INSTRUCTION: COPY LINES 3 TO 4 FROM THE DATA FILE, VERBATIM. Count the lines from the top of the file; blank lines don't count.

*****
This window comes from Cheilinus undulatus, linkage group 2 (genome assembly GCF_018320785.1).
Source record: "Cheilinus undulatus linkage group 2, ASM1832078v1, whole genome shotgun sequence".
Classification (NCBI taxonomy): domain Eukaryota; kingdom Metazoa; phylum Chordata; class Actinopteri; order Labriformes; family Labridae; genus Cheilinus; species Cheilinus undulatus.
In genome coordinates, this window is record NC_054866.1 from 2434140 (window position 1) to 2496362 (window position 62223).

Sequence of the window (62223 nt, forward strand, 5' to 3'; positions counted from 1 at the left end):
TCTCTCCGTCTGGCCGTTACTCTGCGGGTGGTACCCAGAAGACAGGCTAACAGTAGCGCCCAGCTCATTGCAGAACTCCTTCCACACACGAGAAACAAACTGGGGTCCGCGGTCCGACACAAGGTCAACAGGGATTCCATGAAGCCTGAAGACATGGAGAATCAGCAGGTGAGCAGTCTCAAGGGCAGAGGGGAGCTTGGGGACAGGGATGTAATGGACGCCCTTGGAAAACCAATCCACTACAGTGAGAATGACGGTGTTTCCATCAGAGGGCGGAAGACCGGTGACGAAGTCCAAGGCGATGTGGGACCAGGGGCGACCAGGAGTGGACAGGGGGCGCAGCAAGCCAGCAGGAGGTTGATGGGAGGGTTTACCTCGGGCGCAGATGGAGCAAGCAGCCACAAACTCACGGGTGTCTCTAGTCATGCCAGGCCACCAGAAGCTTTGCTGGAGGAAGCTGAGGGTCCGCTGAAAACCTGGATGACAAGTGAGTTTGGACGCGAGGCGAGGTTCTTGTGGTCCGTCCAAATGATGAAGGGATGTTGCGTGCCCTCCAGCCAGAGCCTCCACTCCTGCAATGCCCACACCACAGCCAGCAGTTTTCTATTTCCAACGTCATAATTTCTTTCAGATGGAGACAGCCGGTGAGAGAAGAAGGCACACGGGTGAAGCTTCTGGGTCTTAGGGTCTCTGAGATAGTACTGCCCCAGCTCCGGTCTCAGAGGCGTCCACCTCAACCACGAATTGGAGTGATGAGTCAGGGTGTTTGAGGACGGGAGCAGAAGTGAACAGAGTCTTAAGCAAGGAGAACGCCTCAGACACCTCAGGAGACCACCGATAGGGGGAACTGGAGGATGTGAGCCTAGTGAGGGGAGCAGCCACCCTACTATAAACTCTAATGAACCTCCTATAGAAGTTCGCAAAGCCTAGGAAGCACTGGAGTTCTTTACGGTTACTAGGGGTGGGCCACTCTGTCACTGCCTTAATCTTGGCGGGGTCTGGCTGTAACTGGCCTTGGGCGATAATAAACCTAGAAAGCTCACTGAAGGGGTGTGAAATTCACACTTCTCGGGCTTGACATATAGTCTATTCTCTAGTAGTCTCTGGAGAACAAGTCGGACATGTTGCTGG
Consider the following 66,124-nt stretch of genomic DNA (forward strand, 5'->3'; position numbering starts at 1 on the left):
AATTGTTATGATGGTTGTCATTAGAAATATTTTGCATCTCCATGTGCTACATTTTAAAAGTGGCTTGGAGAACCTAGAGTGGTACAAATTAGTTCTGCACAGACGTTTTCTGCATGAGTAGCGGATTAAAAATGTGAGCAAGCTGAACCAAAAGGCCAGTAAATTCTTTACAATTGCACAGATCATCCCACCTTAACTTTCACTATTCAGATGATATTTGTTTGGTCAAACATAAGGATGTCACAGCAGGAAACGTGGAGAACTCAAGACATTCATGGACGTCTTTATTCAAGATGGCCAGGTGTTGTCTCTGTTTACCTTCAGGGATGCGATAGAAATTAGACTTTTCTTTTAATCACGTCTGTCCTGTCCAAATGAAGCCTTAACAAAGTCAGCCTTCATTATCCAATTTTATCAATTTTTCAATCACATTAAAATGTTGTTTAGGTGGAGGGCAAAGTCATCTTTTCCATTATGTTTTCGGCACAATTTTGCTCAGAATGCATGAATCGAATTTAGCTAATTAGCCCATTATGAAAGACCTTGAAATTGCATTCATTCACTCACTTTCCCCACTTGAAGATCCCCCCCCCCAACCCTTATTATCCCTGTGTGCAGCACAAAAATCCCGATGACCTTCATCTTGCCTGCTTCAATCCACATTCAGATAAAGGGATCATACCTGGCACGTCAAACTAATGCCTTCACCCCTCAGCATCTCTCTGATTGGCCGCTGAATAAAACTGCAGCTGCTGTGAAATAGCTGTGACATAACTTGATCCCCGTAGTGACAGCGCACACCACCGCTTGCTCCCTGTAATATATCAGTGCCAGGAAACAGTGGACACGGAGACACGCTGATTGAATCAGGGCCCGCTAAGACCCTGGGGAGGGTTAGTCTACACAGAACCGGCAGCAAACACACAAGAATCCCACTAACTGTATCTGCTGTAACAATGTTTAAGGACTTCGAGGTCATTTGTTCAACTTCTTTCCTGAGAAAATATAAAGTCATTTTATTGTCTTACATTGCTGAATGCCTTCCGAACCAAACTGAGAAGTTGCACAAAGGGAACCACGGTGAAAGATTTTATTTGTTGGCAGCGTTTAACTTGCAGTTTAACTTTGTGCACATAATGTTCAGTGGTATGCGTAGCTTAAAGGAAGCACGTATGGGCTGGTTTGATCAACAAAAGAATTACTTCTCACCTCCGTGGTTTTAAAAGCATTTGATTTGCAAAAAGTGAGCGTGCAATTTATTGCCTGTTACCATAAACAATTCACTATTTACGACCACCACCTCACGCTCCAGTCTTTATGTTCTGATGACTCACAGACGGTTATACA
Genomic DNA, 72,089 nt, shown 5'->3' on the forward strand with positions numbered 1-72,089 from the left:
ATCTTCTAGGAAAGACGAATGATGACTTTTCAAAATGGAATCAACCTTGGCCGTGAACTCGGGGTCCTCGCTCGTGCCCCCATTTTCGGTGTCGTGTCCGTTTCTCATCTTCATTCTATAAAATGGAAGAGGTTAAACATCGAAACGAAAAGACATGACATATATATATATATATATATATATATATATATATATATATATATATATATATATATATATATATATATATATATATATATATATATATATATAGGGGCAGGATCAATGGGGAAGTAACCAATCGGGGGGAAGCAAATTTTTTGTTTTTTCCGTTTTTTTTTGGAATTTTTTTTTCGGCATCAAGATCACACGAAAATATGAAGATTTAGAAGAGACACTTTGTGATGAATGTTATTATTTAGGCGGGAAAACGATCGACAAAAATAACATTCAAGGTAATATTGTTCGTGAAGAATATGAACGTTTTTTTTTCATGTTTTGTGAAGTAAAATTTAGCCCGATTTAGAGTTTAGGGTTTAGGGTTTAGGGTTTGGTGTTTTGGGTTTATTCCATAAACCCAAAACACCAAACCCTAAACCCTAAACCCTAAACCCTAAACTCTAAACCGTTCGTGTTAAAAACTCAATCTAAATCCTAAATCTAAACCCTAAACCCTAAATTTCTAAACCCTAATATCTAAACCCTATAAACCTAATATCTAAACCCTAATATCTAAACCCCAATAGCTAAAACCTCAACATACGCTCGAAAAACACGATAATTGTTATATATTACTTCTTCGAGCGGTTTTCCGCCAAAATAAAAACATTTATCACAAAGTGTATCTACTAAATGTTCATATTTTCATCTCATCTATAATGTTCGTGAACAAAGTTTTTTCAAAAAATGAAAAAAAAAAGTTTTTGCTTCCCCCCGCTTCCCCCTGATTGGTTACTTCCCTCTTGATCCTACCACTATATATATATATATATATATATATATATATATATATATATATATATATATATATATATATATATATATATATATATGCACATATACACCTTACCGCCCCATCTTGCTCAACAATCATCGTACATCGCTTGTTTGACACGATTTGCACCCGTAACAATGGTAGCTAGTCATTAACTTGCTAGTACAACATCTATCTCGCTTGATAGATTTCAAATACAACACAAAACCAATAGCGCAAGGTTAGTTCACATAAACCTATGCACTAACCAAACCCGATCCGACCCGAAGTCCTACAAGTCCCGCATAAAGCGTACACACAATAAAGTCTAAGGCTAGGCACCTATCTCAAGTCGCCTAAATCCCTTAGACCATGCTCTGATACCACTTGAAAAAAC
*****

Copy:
Classification (NCBI taxonomy): domain Eukaryota; kingdom Metazoa; phylum Chordata; class Actinopteri; order Labriformes; family Labridae; genus Cheilinus; species Cheilinus undulatus.
In genome coordinates, this window is record NC_054866.1 from 2434140 (window position 1) to 2496362 (window position 62223).